Is Middle Child Syndrome A Real Thing?

Photographed by Eylul Aslan.
As one of three siblings, I've known for quite a while that birth order personality traits are a thing. I'm the youngest, and by far the most outgoing. My oldest sister is reliable and a leader, and our middle sister... Well, it's safe to say that she may be suffering from "middle child syndrome."
You know what I mean: Sometimes they joke that they’re the "odd one out" of the family; the quiet one, the one that often gets left behind. It's not just me saying that, either — even she jokes around about it.
But middle child-dom is not an actual disorder, according to Moraya Seeger DeGeare, licensed marriage and family therapist and the co-owner of BFF Therapy in Beacon, NY. "It's not like, diagnosable," she tells Refinery29. "I definitely think it's a real thing. But you're not going to be like, I'm coming in for treatment for middle child syndrome."
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Still, the theory that birth order has an effect on psychological development has been kicking around since the early 1900s, thanks to psychologist Alfred Adler. His theory suggested that middle children often feel neglected and have trouble fitting in. And when people talk about MCS now, they're usually referring to feeling excluded or overshadowed, like they have to compete with their siblings for attention or even like they'll never be their parents' favorite child (kind of dark, right?).
Additionally, a 2019 study in the journal Sex Education found that middle children were the least likely to feel comfortable chatting with their parents about sex and sex education. Another study published in the Indian Journal of Psychological Medicine also found that middle children were less family-oriented than their older siblings.
It kind of makes sense that these are the traits associated with being an in-between sibling, when you consider how they were parented. "Attachment-wise and parenting-wise, the parents are adjusting as they have more kids," DeGeare explains. "The second kid is getting, theoretically, a less-anxious parenting style [than the first] because the parents aren't so hyper-focused on them." They also still have their eldest child to care for, so their attention is somewhat divided.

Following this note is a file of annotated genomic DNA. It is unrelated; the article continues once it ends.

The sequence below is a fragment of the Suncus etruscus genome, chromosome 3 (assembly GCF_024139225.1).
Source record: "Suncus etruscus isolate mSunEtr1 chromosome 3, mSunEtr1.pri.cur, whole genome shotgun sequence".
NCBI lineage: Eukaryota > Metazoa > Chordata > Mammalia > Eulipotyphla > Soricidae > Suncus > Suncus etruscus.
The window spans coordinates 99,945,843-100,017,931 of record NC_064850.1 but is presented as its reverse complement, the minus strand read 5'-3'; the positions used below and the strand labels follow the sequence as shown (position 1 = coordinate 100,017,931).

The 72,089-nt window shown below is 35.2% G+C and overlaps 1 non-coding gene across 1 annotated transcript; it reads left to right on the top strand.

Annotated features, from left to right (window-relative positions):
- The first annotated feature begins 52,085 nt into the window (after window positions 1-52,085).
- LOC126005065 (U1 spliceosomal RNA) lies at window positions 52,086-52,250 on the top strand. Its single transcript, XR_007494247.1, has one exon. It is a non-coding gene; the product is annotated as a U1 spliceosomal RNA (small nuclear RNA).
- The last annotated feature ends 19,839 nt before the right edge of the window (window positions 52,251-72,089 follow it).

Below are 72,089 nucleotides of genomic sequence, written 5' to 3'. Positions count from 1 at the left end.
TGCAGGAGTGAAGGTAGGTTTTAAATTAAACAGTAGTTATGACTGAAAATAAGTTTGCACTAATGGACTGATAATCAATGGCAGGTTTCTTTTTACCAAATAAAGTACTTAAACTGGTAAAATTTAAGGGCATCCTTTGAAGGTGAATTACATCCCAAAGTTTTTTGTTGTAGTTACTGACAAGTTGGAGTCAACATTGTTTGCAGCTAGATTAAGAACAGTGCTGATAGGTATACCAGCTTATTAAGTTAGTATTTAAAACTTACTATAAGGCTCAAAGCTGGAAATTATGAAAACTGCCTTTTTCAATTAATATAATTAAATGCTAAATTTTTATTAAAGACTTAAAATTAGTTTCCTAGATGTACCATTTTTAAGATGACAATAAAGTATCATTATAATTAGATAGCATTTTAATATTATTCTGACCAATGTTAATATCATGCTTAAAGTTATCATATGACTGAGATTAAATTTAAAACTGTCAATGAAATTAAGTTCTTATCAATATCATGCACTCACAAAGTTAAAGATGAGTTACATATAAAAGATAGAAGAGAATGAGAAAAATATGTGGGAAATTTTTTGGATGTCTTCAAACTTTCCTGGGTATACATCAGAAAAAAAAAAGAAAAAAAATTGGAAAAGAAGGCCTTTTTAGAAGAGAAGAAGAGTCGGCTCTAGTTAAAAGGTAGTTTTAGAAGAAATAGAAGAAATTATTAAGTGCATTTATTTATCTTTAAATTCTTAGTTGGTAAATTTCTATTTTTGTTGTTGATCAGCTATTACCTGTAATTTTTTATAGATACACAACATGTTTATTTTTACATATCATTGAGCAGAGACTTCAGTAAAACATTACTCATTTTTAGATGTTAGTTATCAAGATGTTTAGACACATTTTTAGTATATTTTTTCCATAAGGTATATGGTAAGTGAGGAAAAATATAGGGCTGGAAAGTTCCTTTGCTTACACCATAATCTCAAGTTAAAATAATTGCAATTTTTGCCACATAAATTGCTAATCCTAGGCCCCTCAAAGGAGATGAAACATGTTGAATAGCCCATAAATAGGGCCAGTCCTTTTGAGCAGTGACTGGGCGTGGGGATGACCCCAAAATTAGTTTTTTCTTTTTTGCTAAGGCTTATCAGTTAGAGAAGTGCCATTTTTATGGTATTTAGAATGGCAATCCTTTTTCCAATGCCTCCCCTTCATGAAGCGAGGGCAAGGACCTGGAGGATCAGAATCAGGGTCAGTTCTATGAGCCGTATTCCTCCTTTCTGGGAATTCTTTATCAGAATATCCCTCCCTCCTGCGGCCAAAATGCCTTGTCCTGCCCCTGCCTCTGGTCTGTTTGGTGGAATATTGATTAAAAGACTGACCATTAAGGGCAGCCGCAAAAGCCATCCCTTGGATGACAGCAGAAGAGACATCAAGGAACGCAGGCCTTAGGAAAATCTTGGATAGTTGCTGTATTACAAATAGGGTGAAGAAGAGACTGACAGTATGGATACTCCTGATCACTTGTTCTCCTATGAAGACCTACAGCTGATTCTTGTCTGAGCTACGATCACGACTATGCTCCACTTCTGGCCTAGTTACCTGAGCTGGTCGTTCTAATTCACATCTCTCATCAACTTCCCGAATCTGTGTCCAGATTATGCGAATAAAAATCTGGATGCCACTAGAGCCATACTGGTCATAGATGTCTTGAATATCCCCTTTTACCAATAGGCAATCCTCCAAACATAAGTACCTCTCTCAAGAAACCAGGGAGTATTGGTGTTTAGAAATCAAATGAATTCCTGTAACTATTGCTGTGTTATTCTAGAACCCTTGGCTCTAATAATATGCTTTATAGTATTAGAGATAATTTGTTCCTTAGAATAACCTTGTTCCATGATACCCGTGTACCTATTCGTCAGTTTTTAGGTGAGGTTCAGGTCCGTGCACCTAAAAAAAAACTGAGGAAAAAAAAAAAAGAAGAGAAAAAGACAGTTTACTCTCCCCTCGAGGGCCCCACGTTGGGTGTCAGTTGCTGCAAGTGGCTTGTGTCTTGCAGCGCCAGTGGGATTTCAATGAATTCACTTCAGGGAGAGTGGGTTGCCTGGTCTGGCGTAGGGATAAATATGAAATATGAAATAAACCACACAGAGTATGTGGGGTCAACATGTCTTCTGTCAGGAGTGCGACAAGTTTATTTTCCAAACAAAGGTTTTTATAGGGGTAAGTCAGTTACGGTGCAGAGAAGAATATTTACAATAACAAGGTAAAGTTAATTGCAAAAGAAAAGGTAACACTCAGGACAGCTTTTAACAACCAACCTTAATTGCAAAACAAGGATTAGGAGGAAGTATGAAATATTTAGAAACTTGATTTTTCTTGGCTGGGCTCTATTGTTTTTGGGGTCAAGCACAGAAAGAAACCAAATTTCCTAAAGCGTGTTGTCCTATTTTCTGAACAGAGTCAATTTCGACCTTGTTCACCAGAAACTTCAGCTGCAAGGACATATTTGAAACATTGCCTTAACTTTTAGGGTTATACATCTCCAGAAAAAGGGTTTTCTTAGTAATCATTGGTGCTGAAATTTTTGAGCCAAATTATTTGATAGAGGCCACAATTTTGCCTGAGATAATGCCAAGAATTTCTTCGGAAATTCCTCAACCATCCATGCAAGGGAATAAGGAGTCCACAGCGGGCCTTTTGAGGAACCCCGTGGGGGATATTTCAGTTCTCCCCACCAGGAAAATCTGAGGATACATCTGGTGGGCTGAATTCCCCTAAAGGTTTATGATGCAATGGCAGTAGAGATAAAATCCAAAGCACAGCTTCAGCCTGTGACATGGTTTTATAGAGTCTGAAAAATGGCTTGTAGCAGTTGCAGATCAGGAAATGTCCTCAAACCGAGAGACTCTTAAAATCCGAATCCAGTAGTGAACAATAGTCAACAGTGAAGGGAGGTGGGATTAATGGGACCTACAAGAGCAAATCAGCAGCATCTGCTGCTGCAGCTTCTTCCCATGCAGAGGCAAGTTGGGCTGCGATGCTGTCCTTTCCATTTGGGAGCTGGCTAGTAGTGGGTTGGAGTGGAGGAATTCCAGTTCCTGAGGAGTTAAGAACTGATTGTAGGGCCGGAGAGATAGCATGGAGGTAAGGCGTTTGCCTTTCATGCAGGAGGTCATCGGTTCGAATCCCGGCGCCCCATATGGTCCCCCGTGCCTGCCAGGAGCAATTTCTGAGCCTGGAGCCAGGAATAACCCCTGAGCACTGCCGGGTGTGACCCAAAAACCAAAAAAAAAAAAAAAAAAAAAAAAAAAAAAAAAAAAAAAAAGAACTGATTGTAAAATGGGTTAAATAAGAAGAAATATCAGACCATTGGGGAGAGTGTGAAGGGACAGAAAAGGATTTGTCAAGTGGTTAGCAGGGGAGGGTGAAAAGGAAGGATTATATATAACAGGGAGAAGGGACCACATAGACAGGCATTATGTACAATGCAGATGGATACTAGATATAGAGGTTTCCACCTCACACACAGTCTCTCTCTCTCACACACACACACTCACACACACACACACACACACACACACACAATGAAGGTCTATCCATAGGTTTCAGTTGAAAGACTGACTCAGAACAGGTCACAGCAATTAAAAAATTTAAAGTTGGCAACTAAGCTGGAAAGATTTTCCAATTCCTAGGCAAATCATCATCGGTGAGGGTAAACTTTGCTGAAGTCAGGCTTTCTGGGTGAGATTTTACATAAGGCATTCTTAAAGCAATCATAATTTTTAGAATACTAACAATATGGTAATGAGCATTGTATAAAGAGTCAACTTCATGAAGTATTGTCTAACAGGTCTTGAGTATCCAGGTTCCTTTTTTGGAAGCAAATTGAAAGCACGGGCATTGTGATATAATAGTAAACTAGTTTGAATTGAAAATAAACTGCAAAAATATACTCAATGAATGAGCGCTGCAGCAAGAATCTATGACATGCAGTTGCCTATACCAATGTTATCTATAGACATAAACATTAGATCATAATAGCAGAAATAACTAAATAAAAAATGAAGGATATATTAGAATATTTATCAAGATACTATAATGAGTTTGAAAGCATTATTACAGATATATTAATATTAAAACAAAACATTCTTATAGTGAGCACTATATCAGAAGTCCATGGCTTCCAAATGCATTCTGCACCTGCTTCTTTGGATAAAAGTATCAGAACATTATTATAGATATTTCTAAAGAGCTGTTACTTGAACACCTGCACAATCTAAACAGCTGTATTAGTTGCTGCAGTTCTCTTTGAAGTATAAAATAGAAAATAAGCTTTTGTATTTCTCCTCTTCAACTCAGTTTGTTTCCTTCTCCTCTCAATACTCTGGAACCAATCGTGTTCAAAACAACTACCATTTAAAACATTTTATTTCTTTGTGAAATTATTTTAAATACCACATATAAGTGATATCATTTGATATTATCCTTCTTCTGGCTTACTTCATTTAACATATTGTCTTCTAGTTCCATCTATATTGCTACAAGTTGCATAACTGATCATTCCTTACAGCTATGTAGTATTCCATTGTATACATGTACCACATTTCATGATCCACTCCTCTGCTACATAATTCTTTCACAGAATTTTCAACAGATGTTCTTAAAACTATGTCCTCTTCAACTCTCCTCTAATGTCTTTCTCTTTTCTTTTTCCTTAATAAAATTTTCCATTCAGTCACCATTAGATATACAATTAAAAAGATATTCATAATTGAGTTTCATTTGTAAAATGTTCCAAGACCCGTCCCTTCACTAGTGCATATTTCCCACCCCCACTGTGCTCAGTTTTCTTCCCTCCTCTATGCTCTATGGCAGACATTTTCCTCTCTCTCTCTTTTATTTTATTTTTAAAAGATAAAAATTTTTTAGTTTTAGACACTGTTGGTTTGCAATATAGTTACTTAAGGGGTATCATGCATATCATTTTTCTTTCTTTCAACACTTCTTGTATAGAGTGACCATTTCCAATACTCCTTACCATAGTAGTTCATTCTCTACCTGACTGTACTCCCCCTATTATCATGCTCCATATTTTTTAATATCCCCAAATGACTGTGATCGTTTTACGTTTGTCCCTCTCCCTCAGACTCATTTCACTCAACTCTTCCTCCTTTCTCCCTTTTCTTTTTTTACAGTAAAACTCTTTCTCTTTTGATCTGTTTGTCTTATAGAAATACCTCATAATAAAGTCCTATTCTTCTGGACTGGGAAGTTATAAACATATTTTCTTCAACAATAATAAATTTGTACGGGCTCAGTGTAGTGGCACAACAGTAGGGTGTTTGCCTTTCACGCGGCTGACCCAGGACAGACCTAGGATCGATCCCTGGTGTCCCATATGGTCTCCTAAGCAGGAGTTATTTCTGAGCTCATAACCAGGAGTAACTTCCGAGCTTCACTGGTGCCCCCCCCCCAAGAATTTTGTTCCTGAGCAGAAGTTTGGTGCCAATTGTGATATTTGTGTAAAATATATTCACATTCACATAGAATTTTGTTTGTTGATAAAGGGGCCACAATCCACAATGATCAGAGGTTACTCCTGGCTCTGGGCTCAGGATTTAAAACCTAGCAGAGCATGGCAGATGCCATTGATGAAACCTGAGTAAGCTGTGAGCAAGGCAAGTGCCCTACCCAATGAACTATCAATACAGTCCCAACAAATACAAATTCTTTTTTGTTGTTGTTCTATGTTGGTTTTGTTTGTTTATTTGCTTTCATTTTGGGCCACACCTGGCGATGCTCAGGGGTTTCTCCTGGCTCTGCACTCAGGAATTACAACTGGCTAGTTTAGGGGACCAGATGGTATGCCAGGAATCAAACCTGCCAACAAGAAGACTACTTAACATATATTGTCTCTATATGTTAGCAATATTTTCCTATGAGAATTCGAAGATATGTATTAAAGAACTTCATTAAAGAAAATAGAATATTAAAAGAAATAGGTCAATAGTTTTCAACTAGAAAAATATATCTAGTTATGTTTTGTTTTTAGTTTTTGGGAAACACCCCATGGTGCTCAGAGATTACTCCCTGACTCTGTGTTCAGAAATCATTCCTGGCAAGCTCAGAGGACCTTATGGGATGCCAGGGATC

Then, you guessed it: Parenting style changes yet again once another child is born. "When the third kid comes [the parents] have this baby they're giving attention to, potentially thinking, 'Oh, it's three, we're done,'" DeGeare says. The parents' attention splits again. If they think the third kid will be their last one, the newborn might get more attention for a while, while the parents soak up the "baby stuff" for the final time. And the middle child may feel lost in the shuffle — they get none of the special alone time they hear the eldest received and none of the additional doting they see being lavished on the youngest, just the "you'll be fine" attitude typical of (some) not-my-first-kid parents.
Middle child syndrome doesn't happen to every in-between kid, though. According to DeGeare, parenting style makes a huge difference. If you have three-plus kids, being conscious to adjust yours may be enough to make sure your middle kiddo feels connected and appreciated. "I think if a parent wants to interrupt [birth order], they should make sure that they're giving each kid at least 30 minutes of one-on-one attention per day," she explains. "That way, the kid knows no matter what their birth order is that they have that unique attention." Some parents do this naturally; some kids may simple be less likely to have middle-child feelings, despite being one.
Plus, DeGeare says, there are plenty of positive traits that come out of being a middle child. They're typically more creative, more independent, and the peacekeepers in the family. On a personal level, I can say it looks like my middle child sister has turned out just fine. At least, for now.

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